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As pharmaceutical companies continually strive to find new and evolving ways to combat neuropathic and neurological pain, The SMi Group’s 8th Annual Pain Therapeutics Conference once again showcases the new advances within the pharmaceutical industry.

Listen to case studies on novel targets for effective pain relief such as ion channels, CB2 receptors and the purinergic cascade and explore revolutionary strategies for confronting neuropathic pain.

Senior representatives from the top 10 Pharmaceutical Companies together with those from pharmaceutical companies that specialise in pain medication will deliver a series of specialised presentations detailing the discoveries and advances they have made over the last 12 months

The conference will be delivered by an excellent panel of speakers, including:
  • Dr James Sullivan, Divisional Vice President, Neuroscience Discovery, Abbott Laboratories
  • Dr Linda Surh, Director, CEDD Global Regulatory Affairs, GlaxoSmithKline
  • Dr Keith Bley, Senior Vice President, Nonclinical R&D, NeurogesX Inc
  • Dr Shimon Amselem, Vice President, Pharmaceutical Development, Pharmos Ltd
  • Professor Theo Meert, Senior Research Fellow, Therapeutics Area Leader & Biology Head,  CNS, Pain & Neurology, Johnson & Johnson
  • Dr Liza Leventhal, Principal Research Scientist 1, Neuroscience Discovery Research, Wyeth
  • Dr Steve England, Associate Research Fellow, Discovery Biology, Pfizer
  • Dr John Connell, Director, Clinical Pharmacodynamics & Project Management, Icon Development Solutions
  • Dr Emanuele Sher, Research Advisor, Pain/Migraine Team, Eli Lilly and Company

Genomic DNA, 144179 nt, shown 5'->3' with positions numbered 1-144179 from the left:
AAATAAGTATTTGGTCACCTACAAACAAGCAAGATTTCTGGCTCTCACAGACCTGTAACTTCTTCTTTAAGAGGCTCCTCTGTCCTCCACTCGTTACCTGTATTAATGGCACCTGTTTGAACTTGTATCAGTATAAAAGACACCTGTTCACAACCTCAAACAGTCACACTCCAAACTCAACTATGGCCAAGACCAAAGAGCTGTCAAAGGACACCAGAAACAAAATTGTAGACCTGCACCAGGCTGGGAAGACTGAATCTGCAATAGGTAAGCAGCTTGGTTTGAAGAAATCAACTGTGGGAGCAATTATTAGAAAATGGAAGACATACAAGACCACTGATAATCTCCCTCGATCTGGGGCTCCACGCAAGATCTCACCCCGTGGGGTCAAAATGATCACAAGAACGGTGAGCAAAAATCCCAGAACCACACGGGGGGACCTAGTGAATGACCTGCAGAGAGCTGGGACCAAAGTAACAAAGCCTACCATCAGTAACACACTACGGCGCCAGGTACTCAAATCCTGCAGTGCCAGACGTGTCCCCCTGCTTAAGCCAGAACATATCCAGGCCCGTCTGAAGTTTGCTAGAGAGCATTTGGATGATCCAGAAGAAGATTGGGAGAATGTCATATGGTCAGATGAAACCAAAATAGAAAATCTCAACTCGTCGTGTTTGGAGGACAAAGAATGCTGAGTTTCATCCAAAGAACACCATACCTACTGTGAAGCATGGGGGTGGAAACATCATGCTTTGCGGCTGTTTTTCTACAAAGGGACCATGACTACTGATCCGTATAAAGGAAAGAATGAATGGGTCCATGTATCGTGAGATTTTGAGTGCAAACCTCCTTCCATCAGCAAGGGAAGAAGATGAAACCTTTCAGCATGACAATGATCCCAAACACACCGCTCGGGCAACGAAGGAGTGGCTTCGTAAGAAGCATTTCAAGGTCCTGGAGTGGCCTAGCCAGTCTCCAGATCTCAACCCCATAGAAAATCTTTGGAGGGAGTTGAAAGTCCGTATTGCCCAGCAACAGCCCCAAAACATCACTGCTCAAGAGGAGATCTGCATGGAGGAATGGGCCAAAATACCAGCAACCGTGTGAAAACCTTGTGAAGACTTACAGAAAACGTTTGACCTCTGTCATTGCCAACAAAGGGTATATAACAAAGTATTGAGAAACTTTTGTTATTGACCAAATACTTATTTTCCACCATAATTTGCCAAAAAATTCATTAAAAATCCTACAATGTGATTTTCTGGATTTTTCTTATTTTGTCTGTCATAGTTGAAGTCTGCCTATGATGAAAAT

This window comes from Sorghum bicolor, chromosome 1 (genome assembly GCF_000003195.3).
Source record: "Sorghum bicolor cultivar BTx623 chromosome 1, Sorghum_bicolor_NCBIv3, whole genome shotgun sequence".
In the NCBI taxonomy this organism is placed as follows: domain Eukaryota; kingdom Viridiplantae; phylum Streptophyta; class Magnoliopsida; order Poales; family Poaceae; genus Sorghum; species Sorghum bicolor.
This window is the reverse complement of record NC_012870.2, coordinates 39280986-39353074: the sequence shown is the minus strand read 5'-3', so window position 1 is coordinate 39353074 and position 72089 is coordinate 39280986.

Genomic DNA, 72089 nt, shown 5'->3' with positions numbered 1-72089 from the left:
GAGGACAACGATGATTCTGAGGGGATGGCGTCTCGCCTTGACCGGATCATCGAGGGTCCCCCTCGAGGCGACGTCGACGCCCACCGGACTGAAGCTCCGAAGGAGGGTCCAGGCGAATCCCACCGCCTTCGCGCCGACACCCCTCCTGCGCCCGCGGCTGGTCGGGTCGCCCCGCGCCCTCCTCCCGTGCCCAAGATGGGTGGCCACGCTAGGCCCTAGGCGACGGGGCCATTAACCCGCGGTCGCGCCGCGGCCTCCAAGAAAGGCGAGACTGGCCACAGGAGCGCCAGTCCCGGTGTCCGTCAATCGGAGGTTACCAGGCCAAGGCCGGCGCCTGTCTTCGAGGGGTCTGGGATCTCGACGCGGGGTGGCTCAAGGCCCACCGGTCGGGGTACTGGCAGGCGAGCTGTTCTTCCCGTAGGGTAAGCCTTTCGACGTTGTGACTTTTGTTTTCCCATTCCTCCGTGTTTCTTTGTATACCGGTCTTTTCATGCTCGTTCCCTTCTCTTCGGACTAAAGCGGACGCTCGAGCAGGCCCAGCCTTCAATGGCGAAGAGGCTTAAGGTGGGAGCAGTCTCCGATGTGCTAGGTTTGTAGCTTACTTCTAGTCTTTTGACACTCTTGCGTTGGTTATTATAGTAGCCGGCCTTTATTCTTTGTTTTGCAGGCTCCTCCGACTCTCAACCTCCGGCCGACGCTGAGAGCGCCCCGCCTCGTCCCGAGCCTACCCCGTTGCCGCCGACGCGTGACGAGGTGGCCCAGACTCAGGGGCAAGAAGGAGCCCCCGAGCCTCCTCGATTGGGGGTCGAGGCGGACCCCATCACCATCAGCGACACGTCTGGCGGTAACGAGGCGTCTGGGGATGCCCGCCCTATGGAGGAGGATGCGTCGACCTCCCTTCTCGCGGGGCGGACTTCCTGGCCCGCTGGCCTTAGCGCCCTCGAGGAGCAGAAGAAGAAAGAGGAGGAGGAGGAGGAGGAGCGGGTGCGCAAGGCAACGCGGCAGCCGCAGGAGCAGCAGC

• Roland Kozlowski, Chief Executive Officer, Lectus Therapeutics
  • Dr Edward Kaftan, Principal Research Scientist, Wyeth
  • Dr Peter Schafer, Director, Biology, Drug Discovery, Celgene Corporation
  • Dr John Hutchinson, Development Director and Board Member, Vernalis
  • Dr Helmut Buschman, Research Director, Laboratorios Dr. Esteve   
  • Andrew Sutton, Medical Director, Guildford Clinical Pharmacology
The continual success of The SMi Group’s Pain Therapeutics Conference stands as proof of its reputation as the leading conference in the field. With this year's promising to be the most successful, attendance is compulsory in order to keep abreast of developments in this ever-evolving industry.

Conference programme

8:30 Registration & Coffee

9:00 Chairperson's Opening Remarks

Dr Liza Leventhal

Dr Liza Leventhal, Principal Scientist 1, Wyeth Research

9:10 TRPV1 AGONIST APPROACHES TO LOCALIZED MANAGEMENT OF CHRONIC PAIN

Dr Keith Bley

Dr Keith Bley, Senior Vice President, Nonclinical R & D, Neurogesx Inc

·          Bases of nociceptor overactivity
·          Expression of TRPV1 in hyperactive nociceptors
·          Agonist-induced desensitization
·          Phase 2 clinical data for nociceptive pain
·          Phase 3 clinical data for neuropathic pain

9:50 CANNABINOR, A CB2 SELECTIVE SYNTHETIC CANNABINOID AGONIST FOR THE TREATMENT OF CHRONIC PAIN

Dr Shimon Amselem

Dr Shimon Amselem, Vice President, Pharmaceutical Development, Pharmos Ltd.

·          CB2 receptors as drug targets for neuropathic and chronic pain
·          Rational drug design of CB2 agonists
·          CB receptor binding affinity and selectivity
·          Pharmacological efficacy in animal models
·          Pharmaceutical development
Human trials with Cannabinor

10:30 Morning Coffee